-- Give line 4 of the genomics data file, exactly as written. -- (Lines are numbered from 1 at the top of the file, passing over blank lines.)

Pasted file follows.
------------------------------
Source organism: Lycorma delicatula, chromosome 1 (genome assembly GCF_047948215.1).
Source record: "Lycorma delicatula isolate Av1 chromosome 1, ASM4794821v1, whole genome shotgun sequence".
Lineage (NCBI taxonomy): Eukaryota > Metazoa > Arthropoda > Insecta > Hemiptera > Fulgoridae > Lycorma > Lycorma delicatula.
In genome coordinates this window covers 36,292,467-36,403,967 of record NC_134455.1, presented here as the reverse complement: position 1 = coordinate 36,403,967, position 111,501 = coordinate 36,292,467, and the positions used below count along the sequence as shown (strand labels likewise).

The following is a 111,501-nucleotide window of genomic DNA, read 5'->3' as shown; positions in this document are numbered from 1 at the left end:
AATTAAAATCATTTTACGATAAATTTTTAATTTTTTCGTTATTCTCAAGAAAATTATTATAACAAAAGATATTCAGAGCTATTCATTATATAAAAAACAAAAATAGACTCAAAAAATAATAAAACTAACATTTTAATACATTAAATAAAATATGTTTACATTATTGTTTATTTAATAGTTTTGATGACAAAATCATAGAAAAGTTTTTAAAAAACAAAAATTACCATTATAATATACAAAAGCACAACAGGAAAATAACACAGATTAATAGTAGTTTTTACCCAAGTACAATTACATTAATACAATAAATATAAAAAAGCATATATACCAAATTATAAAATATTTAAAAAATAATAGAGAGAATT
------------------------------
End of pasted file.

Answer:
In genome coordinates this window covers 36,292,467-36,403,967 of record NC_134455.1, presented here as the reverse complement: position 1 = coordinate 36,403,967, position 111,501 = coordinate 36,292,467, and the positions used below count along the sequence as shown (strand labels likewise).